Category Archives: Administrative

Celebrating the Voices

I hear voices.

At least I used to hear voices, before I took this desk job at Headquarters, but before that, in the field, I heard voices.

The voices woke me from my sleep and interrupted meals more often than not and always seemed to know someone was ill or injured.  Most of the time anyway.

For all my griping about MPDS, dispatchers and call takers, they still show up everyday to do a job I would fake a seizure to not have to do.

They take the confused, rambling mumblings of someone, code it, send it and away I go to deal with the problem.  So what if it’s not always what they say it is, all they’re doing is telling us what someone told them.

And many times, after listening to some of these calls for QA purposes, “told” isn’t exactly the right word.

A man is shouting to please hurry! please hurry! but won’t say why or what is wrong.  He simply says please hurry.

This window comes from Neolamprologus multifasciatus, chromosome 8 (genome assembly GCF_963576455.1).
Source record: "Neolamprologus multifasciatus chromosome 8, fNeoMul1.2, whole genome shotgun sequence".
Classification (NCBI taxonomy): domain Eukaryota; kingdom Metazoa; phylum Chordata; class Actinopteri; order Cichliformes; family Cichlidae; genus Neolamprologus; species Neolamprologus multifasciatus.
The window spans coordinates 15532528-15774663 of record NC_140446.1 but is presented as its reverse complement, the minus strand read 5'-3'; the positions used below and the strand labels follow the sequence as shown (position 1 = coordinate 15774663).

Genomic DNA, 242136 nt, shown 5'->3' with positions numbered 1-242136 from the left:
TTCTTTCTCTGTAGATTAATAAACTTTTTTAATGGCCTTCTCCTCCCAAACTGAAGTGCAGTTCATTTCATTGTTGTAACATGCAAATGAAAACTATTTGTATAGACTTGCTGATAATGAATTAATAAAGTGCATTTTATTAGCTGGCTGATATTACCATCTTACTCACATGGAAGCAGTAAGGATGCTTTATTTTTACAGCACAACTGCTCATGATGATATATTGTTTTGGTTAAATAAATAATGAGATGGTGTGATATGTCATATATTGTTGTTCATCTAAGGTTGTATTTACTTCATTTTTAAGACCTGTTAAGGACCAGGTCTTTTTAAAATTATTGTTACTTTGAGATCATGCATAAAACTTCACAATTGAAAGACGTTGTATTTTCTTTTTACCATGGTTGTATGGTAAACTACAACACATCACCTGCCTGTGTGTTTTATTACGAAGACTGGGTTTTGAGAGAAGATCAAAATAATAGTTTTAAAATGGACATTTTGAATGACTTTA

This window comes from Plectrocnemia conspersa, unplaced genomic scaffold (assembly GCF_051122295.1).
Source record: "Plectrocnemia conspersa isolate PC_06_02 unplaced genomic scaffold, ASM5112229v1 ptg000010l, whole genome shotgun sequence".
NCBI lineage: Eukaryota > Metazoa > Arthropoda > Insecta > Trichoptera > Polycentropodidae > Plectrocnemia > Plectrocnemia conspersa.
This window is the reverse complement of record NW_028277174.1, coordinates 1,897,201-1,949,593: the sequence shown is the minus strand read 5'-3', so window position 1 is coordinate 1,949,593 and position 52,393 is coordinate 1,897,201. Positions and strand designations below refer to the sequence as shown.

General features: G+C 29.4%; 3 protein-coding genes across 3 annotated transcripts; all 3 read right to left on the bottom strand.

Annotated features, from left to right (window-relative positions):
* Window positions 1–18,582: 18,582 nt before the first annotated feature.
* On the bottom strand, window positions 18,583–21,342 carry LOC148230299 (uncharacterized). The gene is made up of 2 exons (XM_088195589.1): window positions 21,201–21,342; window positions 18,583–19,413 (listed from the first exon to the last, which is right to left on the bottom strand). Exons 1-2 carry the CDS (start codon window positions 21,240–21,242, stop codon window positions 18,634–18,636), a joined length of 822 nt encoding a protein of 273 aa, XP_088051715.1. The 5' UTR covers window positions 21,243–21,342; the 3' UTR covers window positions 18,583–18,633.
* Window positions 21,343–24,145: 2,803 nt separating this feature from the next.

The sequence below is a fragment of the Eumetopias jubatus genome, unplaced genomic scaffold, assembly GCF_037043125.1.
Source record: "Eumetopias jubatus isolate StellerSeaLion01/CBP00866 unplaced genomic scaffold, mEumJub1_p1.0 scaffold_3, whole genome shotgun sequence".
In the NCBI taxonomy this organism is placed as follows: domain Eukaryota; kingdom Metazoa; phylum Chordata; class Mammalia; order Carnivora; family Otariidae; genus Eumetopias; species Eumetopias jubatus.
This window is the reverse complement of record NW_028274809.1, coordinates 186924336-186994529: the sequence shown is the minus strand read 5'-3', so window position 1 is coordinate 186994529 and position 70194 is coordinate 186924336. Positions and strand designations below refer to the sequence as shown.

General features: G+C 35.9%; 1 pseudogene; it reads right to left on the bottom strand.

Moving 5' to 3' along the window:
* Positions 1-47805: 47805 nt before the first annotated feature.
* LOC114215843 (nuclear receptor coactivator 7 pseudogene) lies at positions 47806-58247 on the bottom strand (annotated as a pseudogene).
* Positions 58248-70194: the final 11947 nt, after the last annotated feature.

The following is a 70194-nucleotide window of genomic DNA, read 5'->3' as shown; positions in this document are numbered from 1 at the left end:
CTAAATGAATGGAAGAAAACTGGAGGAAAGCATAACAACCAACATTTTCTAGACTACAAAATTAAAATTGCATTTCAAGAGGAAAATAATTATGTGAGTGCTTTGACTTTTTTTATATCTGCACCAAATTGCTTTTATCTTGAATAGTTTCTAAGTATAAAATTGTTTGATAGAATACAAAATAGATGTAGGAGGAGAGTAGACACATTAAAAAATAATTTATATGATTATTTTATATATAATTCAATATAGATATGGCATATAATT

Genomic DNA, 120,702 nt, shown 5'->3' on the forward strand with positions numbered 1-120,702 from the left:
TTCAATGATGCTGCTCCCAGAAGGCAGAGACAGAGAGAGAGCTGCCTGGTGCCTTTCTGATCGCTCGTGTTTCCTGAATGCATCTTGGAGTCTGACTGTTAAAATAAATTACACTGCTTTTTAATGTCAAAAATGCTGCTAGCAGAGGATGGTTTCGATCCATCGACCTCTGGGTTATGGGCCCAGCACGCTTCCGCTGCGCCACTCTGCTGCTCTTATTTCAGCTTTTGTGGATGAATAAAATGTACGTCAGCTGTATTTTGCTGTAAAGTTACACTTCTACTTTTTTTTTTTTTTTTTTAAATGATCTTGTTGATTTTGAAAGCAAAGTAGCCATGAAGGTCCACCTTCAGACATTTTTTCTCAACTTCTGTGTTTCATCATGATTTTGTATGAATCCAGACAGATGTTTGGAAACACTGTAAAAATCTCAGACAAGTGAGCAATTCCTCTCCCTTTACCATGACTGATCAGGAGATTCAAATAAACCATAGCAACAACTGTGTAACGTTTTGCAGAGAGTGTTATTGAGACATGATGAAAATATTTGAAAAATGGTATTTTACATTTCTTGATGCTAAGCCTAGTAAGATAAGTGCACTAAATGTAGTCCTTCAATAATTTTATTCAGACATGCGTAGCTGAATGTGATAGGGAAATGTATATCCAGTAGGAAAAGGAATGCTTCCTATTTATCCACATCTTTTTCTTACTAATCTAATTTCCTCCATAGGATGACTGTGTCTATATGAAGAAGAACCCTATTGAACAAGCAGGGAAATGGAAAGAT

The woman holding the lifeless baby can’t get a word through her screaming but the voice still tries to talk her through CPR.

The whispers of the young boy hiding in the closet while someone assaults his older brother in another room are barely discernible because the call taker next to them is dealing with the screaming mother from before.

The voices belong to a group of folks who aim to bring a few moments of sanity to an insane world, and all over the phone and the radio.

Call them dispatchers, broadcasters, call takers, whatever, they still always answer the phone and will always answer the radio when you need them to.

So call up your local dispatch center and see if they have an event planned.  If not, step up and put something together.

Now at Uniform Stories

Your pal Happy is proud to be included as a guest blogger over at Uniform Stories.

Uniform Stories allows you to upload a video about your experiences in uniform, no matter the type, and you know I’ll tell you that is a powerful medium.

Head on over and take a look at the site and watch a few videos and I invite you to upload your own.

If your uniform could tell 1 story, what would it be?

See you there.

Suicide: Know when to ask for help

Pussy.  Wimp.  Lightweight.